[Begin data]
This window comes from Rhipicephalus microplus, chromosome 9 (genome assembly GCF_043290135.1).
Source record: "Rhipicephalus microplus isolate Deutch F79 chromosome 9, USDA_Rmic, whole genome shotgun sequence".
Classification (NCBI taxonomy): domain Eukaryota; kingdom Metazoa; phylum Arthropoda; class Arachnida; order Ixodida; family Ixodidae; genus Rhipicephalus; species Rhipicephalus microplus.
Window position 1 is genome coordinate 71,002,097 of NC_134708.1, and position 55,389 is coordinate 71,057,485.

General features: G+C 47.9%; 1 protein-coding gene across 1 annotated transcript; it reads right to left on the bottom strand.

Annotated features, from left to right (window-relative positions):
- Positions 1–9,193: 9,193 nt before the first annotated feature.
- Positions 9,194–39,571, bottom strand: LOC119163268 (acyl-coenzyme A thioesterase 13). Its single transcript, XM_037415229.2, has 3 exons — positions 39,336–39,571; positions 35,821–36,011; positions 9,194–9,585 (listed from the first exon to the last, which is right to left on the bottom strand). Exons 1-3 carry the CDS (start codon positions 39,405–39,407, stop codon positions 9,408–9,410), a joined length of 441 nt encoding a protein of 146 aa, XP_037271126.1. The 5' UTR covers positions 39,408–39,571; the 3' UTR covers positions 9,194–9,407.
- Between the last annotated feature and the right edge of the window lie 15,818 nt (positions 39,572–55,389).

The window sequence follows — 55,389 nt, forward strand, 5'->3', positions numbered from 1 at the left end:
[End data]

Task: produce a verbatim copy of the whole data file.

This window comes from Rhipicephalus microplus, chromosome 9 (genome assembly GCF_043290135.1).
Source record: "Rhipicephalus microplus isolate Deutch F79 chromosome 9, USDA_Rmic, whole genome shotgun sequence".
Classification (NCBI taxonomy): domain Eukaryota; kingdom Metazoa; phylum Arthropoda; class Arachnida; order Ixodida; family Ixodidae; genus Rhipicephalus; species Rhipicephalus microplus.
Window position 1 is genome coordinate 71,002,097 of NC_134708.1, and position 55,389 is coordinate 71,057,485.

General features: G+C 47.9%; 1 protein-coding gene across 1 annotated transcript; it reads right to left on the bottom strand.

Annotated features, from left to right (window-relative positions):
- Positions 1–9,193: 9,193 nt before the first annotated feature.
- Positions 9,194–39,571, bottom strand: LOC119163268 (acyl-coenzyme A thioesterase 13). Its single transcript, XM_037415229.2, has 3 exons — positions 39,336–39,571; positions 35,821–36,011; positions 9,194–9,585 (listed from the first exon to the last, which is right to left on the bottom strand). Exons 1-3 carry the CDS (start codon positions 39,405–39,407, stop codon positions 9,408–9,410), a joined length of 441 nt encoding a protein of 146 aa, XP_037271126.1. The 5' UTR covers positions 39,408–39,571; the 3' UTR covers positions 9,194–9,407.
- Between the last annotated feature and the right edge of the window lie 15,818 nt (positions 39,572–55,389).

The window sequence follows — 55,389 nt, forward strand, 5'->3', positions numbered from 1 at the left end: